86, Jln Imbi, Kuala Lumpur | www.oversea.com.my | reunited 19th Feb 2010

I can’t remember the last time my stomach was subject to a Restoran-Oversea-style 8 course Banquet meal. I think my stomach has actually shrunken over the years I’ve been in London… probably a side effect of too many poncey European 3 course meals. But with so many Imperial College alumni back in K.L for Chinese New Year, it was the perfect excuse to get together and stuff ourselves with a nice big Chinese meal.

Table No. 8800

We also had the all important matter of settling the global debate around which char siu rules them all. To make doubly sure that we would get food and special treatment aplenty, M and N managed to persuade E to book a private room in his dad’s name with the usual Dato’s set menu (…although E had to sit this one out on the day with severe gastiritis, J.R had the waiting staff on a string and did a damn fine job of playing Dato’ Jr in his stead).

..the World’s best Char Siu?

After all the Char Siu banter on Facebook, it would have been a crime to kickstart with anything else. It was Char Siu as it should be – a belly pork cut to stop the heart that was roughly 60% fat, 40% meat. Absolutely melt-in-the-mouth tender and a heavenly sweet glaze to accompany. Only complaint was that a few of the fringe pieces were a bit over-charred, rallying the carcinogens in my body a little too raucously than I would have liked.

Shark’s Fin Soup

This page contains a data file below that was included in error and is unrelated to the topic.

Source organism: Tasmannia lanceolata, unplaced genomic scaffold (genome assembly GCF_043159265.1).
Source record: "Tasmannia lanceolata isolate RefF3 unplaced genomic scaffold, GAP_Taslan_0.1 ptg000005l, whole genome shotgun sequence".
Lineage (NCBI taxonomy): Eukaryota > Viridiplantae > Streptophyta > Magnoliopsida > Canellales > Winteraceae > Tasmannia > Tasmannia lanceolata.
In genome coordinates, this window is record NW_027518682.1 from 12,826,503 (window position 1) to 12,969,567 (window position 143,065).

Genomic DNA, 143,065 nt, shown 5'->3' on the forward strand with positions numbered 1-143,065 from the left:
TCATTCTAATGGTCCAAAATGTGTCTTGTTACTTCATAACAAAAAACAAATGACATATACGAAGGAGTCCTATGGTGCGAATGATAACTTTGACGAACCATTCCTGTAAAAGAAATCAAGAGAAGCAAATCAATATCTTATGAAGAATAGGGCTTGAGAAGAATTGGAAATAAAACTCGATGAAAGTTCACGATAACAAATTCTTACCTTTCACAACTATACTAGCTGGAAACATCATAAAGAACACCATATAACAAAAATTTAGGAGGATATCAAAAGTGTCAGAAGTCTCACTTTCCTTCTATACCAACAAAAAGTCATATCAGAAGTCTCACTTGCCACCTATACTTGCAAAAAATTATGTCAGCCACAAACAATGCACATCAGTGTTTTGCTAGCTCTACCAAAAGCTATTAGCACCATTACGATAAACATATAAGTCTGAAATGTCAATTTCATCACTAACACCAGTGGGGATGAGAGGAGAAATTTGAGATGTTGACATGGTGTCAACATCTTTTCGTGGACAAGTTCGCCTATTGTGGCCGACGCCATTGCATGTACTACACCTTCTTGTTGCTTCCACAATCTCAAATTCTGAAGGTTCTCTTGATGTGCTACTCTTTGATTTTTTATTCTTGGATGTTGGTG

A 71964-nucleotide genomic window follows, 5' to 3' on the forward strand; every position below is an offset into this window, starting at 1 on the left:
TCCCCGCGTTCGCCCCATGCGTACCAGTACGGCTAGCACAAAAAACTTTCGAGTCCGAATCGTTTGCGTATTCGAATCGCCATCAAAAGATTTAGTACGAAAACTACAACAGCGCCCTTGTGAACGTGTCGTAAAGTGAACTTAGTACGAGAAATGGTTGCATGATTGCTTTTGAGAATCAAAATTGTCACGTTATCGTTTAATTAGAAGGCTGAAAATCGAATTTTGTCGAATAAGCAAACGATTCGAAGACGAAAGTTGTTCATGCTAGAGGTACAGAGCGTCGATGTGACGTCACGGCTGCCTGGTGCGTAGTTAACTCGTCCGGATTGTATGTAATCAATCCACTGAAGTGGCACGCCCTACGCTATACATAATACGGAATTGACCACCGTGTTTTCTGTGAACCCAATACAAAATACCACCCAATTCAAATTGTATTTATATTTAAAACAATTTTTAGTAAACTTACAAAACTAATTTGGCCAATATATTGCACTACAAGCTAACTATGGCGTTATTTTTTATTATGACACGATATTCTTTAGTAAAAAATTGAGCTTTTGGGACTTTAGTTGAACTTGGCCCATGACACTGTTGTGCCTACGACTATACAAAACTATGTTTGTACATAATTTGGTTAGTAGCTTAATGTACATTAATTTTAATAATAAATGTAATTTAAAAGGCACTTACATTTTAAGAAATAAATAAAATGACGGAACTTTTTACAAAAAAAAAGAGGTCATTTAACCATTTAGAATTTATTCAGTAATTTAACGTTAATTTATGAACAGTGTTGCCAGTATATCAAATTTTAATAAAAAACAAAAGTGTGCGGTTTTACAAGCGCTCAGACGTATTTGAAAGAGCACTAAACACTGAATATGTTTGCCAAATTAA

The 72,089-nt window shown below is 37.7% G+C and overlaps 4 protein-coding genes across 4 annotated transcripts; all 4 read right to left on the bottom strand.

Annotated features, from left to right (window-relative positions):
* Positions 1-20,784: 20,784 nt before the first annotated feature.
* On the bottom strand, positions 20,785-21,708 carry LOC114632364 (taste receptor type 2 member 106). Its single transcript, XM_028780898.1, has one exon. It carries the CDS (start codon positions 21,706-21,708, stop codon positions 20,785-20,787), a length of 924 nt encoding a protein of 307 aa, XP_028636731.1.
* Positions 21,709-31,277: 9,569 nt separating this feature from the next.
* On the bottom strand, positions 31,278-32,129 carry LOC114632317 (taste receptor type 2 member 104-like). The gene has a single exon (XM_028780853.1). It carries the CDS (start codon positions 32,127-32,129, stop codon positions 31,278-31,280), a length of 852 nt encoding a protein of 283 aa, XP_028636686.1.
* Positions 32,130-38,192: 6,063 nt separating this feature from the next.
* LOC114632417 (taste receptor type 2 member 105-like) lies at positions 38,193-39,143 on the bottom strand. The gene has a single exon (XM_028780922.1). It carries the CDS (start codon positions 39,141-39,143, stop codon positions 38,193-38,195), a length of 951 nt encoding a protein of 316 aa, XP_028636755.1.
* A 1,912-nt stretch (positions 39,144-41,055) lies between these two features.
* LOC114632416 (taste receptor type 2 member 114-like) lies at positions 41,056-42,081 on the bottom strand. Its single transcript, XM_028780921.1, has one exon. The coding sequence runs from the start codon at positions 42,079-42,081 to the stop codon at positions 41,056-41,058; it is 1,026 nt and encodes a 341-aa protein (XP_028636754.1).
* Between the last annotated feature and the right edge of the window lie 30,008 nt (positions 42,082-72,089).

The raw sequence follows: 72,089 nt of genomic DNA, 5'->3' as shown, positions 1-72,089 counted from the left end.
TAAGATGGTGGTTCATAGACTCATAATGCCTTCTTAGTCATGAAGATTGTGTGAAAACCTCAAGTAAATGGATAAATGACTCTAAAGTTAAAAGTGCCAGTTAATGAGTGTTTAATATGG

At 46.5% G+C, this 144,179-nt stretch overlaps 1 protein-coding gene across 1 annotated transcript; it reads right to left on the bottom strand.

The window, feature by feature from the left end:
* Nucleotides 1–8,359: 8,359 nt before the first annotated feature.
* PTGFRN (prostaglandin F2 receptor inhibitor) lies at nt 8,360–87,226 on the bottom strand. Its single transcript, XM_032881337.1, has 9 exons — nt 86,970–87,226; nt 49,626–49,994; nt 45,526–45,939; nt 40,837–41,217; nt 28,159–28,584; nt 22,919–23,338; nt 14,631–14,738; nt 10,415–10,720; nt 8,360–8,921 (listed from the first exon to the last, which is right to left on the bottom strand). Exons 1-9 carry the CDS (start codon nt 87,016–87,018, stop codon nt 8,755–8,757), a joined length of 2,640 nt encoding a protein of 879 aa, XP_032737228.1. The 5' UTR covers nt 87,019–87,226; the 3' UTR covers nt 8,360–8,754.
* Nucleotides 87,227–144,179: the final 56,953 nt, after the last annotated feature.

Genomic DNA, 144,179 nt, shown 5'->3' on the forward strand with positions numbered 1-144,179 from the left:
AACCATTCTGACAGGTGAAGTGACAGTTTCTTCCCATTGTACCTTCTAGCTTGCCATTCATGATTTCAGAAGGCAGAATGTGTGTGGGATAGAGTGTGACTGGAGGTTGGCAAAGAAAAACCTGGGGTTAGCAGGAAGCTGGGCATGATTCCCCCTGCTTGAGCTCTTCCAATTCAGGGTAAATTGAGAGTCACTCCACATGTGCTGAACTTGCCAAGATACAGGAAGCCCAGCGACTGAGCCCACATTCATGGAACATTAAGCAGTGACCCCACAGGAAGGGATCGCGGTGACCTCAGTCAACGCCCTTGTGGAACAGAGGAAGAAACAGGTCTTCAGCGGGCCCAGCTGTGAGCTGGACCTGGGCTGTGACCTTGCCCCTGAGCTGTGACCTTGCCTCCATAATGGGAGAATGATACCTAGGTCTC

Next up, Shark’s fin Soup. I thought it’s consistency was good (not overly starchy as it sometimes is) and with a small glug of black vinegar, the flavours bound very well indeed. However, there was probably more crab-meat in the body of the soup than shark’s fin itself. If you’re going to call a soup by its name sake, its a real crime to let another ingredient hog the lime-light.

Braised Ox-tail with White Radish

The Oxtail Stew which followed suit was completely on the money. Slow-braised in a claypot with white radish, it was an explosion of beefy flavour… the meat super tender and just about falling off the bone.

Suckling Pig – an Oversea Restaurant institution in itself…

Then came the piece de resistance of any Chinese New Year reunion dinner – the infamous Suckling Pig which the Oversea’s institution is built on. My oh my, just look at the beauty. The skin was as crisp as crackling gets. The thin layer of rich, fatty, savoury meat was complemented perfectly by the sweetness of the plum sauce and white bun it was perched on. Sandwiched in the middle between the bun and pork was a deep fried fritter of dried shrimp, garlic, scallions and chives. MmmHmmMMm =P.

… a Close-up shot of what was soon to become my third helping.

Deep-fried Suckling Pork Ribs, Herbal Chicken and Braised Tofu

By the time I had finished my third helping of Suckling Pig, my stomach was already starting to creep up against capacity. The next series of dishes that followed, though all ok, were nothing to shout about really (its a good thing they weren’t as good as the Suckling Pig or I would have continued to gorge myself to the point of no return). The ribs and remnants of the Suckling Pig were deepfried in salt, pepper and garlic. Though packed full of flavour, they were a little on the dry side given all the fat content was on the skin of the earlier dish. Herbal Chicken and Braised Tofu were wholesome and hearty but a little under-dressed for the occasion… more comfort grub than prosperous celebratory cuisine.

Lap Mei Fun…

What is worth a mention however was the final main dish of the evening . It must have been more than 5 years since I last had Lap Mei Fun – a Claypot Rice and lap cheong (chinese sausage) speciality. I expected to be too stuffed to really enjoy the carbo and heaviness of it all, but the rice was surprisingly fragrant and light… perfect with the genourous helpings of Chinese Sausages ranging from the traditional chewy-sweet lap-cheong type, to the dark-coloured, rich black-pudding variety.

… with all the trimmings

Off to Ipoh tomorrow for a couple days.

May the gluttony continue…